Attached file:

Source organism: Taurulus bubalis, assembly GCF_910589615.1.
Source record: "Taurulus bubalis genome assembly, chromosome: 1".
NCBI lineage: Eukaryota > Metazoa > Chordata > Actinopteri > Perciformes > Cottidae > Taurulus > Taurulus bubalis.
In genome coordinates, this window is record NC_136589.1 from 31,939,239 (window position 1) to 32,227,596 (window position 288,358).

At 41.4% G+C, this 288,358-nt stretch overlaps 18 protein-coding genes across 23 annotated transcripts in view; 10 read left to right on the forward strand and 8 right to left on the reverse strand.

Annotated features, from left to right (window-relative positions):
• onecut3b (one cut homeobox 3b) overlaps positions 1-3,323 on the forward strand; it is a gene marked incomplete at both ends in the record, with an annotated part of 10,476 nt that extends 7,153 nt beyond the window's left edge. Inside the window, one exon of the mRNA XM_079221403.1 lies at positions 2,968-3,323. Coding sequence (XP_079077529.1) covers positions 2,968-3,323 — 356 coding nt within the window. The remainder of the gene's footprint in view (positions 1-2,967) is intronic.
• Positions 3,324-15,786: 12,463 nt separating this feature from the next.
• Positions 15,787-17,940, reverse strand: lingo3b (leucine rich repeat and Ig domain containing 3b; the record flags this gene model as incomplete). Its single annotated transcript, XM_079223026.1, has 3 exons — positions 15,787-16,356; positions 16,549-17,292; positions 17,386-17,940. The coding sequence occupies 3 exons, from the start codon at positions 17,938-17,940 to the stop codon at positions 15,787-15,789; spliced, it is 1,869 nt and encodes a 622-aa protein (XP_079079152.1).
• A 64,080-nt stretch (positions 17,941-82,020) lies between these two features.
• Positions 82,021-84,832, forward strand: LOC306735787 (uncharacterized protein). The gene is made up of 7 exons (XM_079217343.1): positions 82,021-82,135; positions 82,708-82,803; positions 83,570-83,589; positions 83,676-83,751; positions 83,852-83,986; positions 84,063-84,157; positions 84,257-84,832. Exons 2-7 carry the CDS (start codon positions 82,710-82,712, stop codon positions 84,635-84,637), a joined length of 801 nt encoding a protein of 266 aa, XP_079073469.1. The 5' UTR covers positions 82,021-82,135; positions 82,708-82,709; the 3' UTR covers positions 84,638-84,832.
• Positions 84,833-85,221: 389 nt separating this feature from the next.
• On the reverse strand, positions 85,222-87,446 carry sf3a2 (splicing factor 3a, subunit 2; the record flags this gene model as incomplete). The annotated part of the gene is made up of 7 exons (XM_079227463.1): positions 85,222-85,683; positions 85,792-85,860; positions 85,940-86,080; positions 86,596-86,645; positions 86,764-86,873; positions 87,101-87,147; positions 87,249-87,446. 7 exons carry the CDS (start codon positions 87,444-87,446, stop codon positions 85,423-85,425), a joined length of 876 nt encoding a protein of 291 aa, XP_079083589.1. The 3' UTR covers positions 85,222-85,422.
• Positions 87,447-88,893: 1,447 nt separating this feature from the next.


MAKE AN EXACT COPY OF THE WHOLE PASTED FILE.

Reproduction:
Source organism: Taurulus bubalis, assembly GCF_910589615.1.
Source record: "Taurulus bubalis genome assembly, chromosome: 1".
NCBI lineage: Eukaryota > Metazoa > Chordata > Actinopteri > Perciformes > Cottidae > Taurulus > Taurulus bubalis.
In genome coordinates, this window is record NC_136589.1 from 31,939,239 (window position 1) to 32,227,596 (window position 288,358).

At 41.4% G+C, this 288,358-nt stretch overlaps 18 protein-coding genes across 23 annotated transcripts in view; 10 read left to right on the forward strand and 8 right to left on the reverse strand.

Annotated features, from left to right (window-relative positions):
• onecut3b (one cut homeobox 3b) overlaps positions 1-3,323 on the forward strand; it is a gene marked incomplete at both ends in the record, with an annotated part of 10,476 nt that extends 7,153 nt beyond the window's left edge. Inside the window, one exon of the mRNA XM_079221403.1 lies at positions 2,968-3,323. Coding sequence (XP_079077529.1) covers positions 2,968-3,323 — 356 coding nt within the window. The remainder of the gene's footprint in view (positions 1-2,967) is intronic.
• Positions 3,324-15,786: 12,463 nt separating this feature from the next.
• Positions 15,787-17,940, reverse strand: lingo3b (leucine rich repeat and Ig domain containing 3b; the record flags this gene model as incomplete). Its single annotated transcript, XM_079223026.1, has 3 exons — positions 15,787-16,356; positions 16,549-17,292; positions 17,386-17,940. The coding sequence occupies 3 exons, from the start codon at positions 17,938-17,940 to the stop codon at positions 15,787-15,789; spliced, it is 1,869 nt and encodes a 622-aa protein (XP_079079152.1).
• A 64,080-nt stretch (positions 17,941-82,020) lies between these two features.
• Positions 82,021-84,832, forward strand: LOC306735787 (uncharacterized protein). The gene is made up of 7 exons (XM_079217343.1): positions 82,021-82,135; positions 82,708-82,803; positions 83,570-83,589; positions 83,676-83,751; positions 83,852-83,986; positions 84,063-84,157; positions 84,257-84,832. Exons 2-7 carry the CDS (start codon positions 82,710-82,712, stop codon positions 84,635-84,637), a joined length of 801 nt encoding a protein of 266 aa, XP_079073469.1. The 5' UTR covers positions 82,021-82,135; positions 82,708-82,709; the 3' UTR covers positions 84,638-84,832.
• Positions 84,833-85,221: 389 nt separating this feature from the next.
• On the reverse strand, positions 85,222-87,446 carry sf3a2 (splicing factor 3a, subunit 2; the record flags this gene model as incomplete). The annotated part of the gene is made up of 7 exons (XM_079227463.1): positions 85,222-85,683; positions 85,792-85,860; positions 85,940-86,080; positions 86,596-86,645; positions 86,764-86,873; positions 87,101-87,147; positions 87,249-87,446. 7 exons carry the CDS (start codon positions 87,444-87,446, stop codon positions 85,423-85,425), a joined length of 876 nt encoding a protein of 291 aa, XP_079083589.1. The 3' UTR covers positions 85,222-85,422.
• Positions 87,447-88,893: 1,447 nt separating this feature from the next.